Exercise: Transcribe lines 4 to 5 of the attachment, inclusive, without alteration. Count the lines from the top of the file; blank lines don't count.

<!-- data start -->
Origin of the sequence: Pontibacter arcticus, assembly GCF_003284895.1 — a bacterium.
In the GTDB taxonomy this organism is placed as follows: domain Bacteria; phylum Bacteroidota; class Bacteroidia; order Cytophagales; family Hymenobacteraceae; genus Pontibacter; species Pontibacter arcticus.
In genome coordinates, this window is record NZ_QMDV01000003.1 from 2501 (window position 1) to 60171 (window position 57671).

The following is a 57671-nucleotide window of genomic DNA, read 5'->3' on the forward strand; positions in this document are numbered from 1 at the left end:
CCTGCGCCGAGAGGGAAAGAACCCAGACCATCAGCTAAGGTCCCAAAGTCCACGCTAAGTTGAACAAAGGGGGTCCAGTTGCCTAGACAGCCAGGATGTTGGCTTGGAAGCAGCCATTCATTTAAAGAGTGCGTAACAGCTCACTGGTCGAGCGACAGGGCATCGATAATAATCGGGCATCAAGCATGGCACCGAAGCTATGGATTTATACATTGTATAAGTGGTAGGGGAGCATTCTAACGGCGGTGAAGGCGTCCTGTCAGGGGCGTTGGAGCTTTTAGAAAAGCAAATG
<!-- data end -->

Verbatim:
The following is a 57671-nucleotide window of genomic DNA, read 5'->3' on the forward strand; positions in this document are numbered from 1 at the left end:
CCTGCGCCGAGAGGGAAAGAACCCAGACCATCAGCTAAGGTCCCAAAGTCCACGCTAAGTTGAACAAAGGGGGTCCAGTTGCCTAGACAGCCAGGATGTTGGCTTGGAAGCAGCCATTCATTTAAAGAGTGCGTAACAGCTCACTGGTCGAGCGACAGGGCATCGATAATAATCGGGCATCAAGCATGGCACCGAAGCTATGGATTTATACATTGTATAAGTGGTAGGGGAGCATTCTAACGGCGGTGAAGGCGTCCTGTCAGGGGCGTTGGAGCTTTTAGAAAAGCAAATG